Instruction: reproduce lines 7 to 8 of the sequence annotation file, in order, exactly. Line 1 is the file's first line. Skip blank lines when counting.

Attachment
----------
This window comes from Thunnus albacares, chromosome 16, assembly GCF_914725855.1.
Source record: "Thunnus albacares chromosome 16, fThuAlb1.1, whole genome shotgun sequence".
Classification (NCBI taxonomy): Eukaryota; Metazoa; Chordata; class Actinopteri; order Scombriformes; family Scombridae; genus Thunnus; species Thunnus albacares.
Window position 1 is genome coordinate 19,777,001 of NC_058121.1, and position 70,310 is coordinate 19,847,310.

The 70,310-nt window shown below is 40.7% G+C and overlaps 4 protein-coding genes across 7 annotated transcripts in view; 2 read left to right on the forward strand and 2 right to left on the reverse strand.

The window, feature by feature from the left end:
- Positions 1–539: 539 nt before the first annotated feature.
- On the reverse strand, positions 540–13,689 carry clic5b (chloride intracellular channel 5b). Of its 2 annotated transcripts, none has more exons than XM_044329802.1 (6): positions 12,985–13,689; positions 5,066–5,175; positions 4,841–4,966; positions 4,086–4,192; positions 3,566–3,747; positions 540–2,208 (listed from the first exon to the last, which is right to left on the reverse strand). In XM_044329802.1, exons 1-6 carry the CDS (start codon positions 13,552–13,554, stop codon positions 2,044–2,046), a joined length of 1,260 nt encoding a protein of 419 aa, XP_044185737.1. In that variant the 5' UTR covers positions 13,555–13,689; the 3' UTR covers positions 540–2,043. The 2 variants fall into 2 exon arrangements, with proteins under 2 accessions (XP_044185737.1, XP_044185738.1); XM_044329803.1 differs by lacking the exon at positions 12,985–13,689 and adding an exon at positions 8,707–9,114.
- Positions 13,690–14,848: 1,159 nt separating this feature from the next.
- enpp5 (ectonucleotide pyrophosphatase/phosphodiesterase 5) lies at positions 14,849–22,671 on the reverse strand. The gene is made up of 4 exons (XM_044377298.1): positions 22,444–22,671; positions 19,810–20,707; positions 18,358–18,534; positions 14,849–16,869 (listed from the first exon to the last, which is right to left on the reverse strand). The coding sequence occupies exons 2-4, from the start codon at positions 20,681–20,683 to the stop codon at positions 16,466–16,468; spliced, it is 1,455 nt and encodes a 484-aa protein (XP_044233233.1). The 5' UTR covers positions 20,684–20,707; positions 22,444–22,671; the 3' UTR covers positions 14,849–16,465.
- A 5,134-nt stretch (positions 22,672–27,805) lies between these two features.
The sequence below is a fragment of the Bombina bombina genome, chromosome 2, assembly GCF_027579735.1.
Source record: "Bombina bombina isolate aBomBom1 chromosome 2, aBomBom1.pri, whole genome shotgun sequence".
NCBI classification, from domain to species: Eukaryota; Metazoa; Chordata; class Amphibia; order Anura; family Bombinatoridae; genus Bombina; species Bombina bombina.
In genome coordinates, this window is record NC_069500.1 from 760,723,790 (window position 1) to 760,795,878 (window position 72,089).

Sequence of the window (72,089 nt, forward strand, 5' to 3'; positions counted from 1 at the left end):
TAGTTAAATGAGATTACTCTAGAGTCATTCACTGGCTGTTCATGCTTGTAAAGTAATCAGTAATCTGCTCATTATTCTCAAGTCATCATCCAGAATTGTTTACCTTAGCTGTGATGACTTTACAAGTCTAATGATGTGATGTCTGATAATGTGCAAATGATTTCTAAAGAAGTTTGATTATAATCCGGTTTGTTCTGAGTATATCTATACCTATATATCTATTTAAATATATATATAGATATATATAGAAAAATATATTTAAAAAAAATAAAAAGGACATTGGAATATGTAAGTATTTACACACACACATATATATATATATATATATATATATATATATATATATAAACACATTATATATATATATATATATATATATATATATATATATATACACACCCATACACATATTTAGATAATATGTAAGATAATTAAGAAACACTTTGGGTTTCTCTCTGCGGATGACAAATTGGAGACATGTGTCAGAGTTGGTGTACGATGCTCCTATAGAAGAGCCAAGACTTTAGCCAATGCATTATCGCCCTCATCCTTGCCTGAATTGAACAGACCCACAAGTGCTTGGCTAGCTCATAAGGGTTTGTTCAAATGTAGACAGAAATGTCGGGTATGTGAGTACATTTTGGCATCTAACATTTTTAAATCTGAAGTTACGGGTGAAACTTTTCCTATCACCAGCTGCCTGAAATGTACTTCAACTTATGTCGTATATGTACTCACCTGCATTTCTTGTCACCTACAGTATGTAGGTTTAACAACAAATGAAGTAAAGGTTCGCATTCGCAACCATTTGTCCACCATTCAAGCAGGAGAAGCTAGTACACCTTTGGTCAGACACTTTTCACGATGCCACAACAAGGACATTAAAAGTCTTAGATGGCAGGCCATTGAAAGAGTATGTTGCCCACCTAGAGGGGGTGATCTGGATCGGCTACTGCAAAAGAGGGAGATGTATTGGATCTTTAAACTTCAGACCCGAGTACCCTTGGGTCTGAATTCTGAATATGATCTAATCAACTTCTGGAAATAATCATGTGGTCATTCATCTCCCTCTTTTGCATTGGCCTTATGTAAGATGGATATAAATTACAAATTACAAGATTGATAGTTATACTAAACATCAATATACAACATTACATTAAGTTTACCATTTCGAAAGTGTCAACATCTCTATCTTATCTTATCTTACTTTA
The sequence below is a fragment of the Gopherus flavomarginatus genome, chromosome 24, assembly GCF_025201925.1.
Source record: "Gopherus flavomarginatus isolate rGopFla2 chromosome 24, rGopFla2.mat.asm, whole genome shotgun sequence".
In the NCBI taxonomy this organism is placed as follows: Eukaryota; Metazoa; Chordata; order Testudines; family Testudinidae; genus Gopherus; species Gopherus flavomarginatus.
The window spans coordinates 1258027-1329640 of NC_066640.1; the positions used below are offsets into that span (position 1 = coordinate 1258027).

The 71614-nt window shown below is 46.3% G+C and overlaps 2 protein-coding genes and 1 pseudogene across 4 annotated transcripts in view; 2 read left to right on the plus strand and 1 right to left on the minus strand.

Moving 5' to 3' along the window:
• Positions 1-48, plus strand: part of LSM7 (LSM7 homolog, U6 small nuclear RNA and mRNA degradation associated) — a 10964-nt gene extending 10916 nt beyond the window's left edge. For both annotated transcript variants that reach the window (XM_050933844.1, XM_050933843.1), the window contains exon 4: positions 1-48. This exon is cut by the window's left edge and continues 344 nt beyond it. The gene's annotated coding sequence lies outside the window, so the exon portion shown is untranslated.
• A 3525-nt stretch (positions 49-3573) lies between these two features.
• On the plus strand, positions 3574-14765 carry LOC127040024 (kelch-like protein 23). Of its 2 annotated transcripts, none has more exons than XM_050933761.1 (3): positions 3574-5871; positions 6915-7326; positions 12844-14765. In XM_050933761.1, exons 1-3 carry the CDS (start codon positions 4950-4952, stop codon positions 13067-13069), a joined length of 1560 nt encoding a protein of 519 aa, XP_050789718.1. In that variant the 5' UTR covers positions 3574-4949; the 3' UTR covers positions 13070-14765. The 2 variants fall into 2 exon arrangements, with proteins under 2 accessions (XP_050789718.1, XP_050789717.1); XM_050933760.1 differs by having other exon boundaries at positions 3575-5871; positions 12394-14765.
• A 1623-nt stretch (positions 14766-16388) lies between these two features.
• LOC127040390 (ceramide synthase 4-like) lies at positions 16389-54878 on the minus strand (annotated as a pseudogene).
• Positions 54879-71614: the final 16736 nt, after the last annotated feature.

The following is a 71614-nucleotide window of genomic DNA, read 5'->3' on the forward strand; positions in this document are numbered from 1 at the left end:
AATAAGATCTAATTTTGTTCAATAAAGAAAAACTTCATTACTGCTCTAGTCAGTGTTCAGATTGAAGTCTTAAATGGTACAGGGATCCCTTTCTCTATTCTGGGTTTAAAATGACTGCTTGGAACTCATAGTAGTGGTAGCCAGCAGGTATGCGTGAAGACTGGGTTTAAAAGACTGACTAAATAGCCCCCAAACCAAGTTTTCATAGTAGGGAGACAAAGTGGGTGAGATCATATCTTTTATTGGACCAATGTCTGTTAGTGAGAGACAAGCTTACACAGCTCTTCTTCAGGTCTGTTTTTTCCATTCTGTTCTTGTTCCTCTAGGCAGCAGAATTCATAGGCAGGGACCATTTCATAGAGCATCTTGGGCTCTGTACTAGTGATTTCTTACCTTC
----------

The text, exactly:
- Positions 1–539: 539 nt before the first annotated feature.
- On the reverse strand, positions 540–13,689 carry clic5b (chloride intracellular channel 5b). Of its 2 annotated transcripts, none has more exons than XM_044329802.1 (6): positions 12,985–13,689; positions 5,066–5,175; positions 4,841–4,966; positions 4,086–4,192; positions 3,566–3,747; positions 540–2,208 (listed from the first exon to the last, which is right to left on the reverse strand). In XM_044329802.1, exons 1-6 carry the CDS (start codon positions 13,552–13,554, stop codon positions 2,044–2,046), a joined length of 1,260 nt encoding a protein of 419 aa, XP_044185737.1. In that variant the 5' UTR covers positions 13,555–13,689; the 3' UTR covers positions 540–2,043. The 2 variants fall into 2 exon arrangements, with proteins under 2 accessions (XP_044185737.1, XP_044185738.1); XM_044329803.1 differs by lacking the exon at positions 12,985–13,689 and adding an exon at positions 8,707–9,114.